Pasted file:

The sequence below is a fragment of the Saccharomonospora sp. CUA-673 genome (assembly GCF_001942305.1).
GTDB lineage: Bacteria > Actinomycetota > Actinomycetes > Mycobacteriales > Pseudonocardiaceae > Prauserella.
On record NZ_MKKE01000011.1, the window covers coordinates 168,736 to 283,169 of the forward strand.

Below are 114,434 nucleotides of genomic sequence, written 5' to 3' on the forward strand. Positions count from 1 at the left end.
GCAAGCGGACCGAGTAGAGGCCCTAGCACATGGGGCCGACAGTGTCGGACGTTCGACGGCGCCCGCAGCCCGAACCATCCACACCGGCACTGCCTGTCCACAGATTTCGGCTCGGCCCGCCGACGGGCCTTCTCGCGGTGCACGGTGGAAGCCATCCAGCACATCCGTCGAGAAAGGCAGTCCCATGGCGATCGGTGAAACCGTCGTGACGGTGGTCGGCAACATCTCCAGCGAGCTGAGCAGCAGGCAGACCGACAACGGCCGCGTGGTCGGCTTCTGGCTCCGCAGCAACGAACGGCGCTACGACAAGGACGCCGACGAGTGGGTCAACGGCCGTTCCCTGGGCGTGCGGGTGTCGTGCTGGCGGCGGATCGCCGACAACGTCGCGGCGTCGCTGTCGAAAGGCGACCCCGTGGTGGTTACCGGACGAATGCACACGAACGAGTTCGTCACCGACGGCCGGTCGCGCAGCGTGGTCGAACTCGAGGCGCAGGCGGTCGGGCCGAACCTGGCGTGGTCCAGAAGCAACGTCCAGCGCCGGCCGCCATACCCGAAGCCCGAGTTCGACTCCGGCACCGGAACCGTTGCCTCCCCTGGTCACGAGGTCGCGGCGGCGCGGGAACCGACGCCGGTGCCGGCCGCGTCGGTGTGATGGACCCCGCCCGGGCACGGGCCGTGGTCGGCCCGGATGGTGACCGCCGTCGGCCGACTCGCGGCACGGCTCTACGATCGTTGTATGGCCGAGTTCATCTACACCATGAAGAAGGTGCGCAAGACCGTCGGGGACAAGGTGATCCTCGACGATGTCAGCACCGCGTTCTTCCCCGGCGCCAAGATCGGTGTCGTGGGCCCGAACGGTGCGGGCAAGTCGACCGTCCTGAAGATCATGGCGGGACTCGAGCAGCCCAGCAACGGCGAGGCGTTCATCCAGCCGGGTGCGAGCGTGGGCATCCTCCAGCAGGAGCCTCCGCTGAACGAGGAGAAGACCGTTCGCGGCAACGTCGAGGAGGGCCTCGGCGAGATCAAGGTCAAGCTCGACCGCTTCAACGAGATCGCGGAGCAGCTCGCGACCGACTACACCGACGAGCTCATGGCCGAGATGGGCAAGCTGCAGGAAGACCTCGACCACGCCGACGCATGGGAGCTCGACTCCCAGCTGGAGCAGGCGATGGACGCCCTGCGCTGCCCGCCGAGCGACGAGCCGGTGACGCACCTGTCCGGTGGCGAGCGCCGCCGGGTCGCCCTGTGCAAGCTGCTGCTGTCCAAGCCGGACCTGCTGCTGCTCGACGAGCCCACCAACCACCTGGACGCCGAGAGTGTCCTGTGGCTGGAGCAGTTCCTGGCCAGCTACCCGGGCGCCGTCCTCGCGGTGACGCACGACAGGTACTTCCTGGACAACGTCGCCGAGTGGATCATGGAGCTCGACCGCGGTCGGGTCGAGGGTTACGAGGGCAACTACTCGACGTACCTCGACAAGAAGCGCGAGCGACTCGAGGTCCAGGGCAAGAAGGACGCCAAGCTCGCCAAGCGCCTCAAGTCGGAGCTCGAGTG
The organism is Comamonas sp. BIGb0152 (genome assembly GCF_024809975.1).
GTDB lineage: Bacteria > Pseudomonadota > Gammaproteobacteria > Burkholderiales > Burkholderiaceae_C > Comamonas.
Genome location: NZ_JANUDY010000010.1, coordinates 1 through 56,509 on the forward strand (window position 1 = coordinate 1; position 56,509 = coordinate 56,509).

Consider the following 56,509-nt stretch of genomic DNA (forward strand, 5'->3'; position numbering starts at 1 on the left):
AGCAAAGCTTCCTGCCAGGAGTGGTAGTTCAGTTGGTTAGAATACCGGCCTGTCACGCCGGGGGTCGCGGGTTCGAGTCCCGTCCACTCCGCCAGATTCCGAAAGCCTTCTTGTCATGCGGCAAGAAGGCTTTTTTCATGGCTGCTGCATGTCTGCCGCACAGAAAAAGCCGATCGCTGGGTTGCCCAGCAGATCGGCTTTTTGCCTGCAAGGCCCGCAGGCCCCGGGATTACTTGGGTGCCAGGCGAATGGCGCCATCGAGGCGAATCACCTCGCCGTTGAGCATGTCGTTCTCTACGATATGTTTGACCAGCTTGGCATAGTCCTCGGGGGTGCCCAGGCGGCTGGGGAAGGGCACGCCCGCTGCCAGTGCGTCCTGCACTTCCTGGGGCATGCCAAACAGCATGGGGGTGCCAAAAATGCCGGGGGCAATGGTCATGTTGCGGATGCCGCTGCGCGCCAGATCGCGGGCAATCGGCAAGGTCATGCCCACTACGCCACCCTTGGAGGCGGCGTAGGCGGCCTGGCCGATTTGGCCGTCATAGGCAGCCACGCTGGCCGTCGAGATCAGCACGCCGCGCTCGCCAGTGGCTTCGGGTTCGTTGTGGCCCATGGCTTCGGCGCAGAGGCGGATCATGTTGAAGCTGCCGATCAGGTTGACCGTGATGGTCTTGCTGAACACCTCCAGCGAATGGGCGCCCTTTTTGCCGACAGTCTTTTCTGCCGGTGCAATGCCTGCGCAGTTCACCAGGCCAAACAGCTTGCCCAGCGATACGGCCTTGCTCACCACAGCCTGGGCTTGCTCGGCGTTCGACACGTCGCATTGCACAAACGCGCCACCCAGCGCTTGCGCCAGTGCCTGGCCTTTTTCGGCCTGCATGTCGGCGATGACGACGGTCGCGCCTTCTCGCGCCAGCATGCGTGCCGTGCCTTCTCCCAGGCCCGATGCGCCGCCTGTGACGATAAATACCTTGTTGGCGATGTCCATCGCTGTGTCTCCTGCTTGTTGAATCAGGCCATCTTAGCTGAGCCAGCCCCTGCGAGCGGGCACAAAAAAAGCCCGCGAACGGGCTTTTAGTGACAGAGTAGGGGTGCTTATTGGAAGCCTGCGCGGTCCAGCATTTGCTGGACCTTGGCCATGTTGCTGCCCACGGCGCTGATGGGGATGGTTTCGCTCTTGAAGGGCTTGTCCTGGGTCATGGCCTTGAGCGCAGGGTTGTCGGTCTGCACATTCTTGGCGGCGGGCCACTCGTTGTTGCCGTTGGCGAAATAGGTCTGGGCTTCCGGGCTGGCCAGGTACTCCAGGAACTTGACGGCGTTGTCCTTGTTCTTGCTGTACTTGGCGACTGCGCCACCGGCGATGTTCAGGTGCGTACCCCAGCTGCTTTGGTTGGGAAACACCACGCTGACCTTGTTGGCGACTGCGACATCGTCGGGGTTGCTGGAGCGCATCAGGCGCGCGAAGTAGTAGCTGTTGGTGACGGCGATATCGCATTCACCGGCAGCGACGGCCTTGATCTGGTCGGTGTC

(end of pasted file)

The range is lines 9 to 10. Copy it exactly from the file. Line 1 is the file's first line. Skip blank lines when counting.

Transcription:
Consider the following 56,509-nt stretch of genomic DNA (forward strand, 5'->3'; position numbering starts at 1 on the left):
AGCAAAGCTTCCTGCCAGGAGTGGTAGTTCAGTTGGTTAGAATACCGGCCTGTCACGCCGGGGGTCGCGGGTTCGAGTCCCGTCCACTCCGCCAGATTCCGAAAGCCTTCTTGTCATGCGGCAAGAAGGCTTTTTTCATGGCTGCTGCATGTCTGCCGCACAGAAAAAGCCGATCGCTGGGTTGCCCAGCAGATCGGCTTTTTGCCTGCAAGGCCCGCAGGCCCCGGGATTACTTGGGTGCCAGGCGAATGGCGCCATCGAGGCGAATCACCTCGCCGTTGAGCATGTCGTTCTCTACGATATGTTTGACCAGCTTGGCATAGTCCTCGGGGGTGCCCAGGCGGCTGGGGAAGGGCACGCCCGCTGCCAGTGCGTCCTGCACTTCCTGGGGCATGCCAAACAGCATGGGGGTGCCAAAAATGCCGGGGGCAATGGTCATGTTGCGGATGCCGCTGCGCGCCAGATCGCGGGCAATCGGCAAGGTCATGCCCACTACGCCACCCTTGGAGGCGGCGTAGGCGGCCTGGCCGATTTGGCCGTCATAGGCAGCCACGCTGGCCGTCGAGATCAGCACGCCGCGCTCGCCAGTGGCTTCGGGTTCGTTGTGGCCCATGGCTTCGGCGCAGAGGCGGATCATGTTGAAGCTGCCGATCAGGTTGACCGTGATGGTCTTGCTGAACACCTCCAGCGAATGGGCGCCCTTTTTGCCGACAGTCTTTTCTGCCGGTGCAATGCCTGCGCAGTTCACCAGGCCAAACAGCTTGCCCAGCGATACGGCCTTGCTCACCACAGCCTGGGCTTGCTCGGCGTTCGACACGTCGCATTGCACAAACGCGCCACCCAGCGCTTGCGCCAGTGCCTGGCCTTTTTCGGCCTGCATGTCGGCGATGACGACGGTCGCGCCTTCTCGCGCCAGCATGCGTGCCGTGCCTTCTCCCAGGCCCGATGCGCCGCCTGTGACGATAAATACCTTGTTGGCGATGTCCATCGCTGTGTCTCCTGCTTGTTGAATCAGGCCATCTTAGCTGAGCCAGCCCCTGCGAGCGGGCACAAAAAAAGCCCGCGAACGGGCTTTTAGTGACAGAGTAGGGGTGCTTATTGGAAGCCTGCGCGGTCCAGCATTTGCTGGACCTTGGCCATGTTGCTGCCCACGGCGCTGATGGGGATGGTTTCGCTCTTGAAGGGCTTGTCCTGGGTCATGGCCTTGAGCGCAGGGTTGTCGGTCTGCACATTCTTGGCGGCGGGCCACTCGTTGTTGCCGTTGGCGAAATAGGTCTGGGCTTCCGGGCTGGCCAGGTACTCCAGGAACTTGACGGCGTTGTCCTTGTTCTTGCTGTACTTGGCGACTGCGCCACCGGCGATGTTCAGGTGCGTACCCCAGCTGCTTTGGTTGGGAAACACCACGCTGACCTTGTTGGCGACTGCGACATCGTCGGGGTTGCTGGAGCGCATCAGGCGCGCGAAGTAGTAGCTGTTGGTGACGGCGATATCGCATTCACCGGCAGCGACGGCCTTGATCTGGTCGGTGTC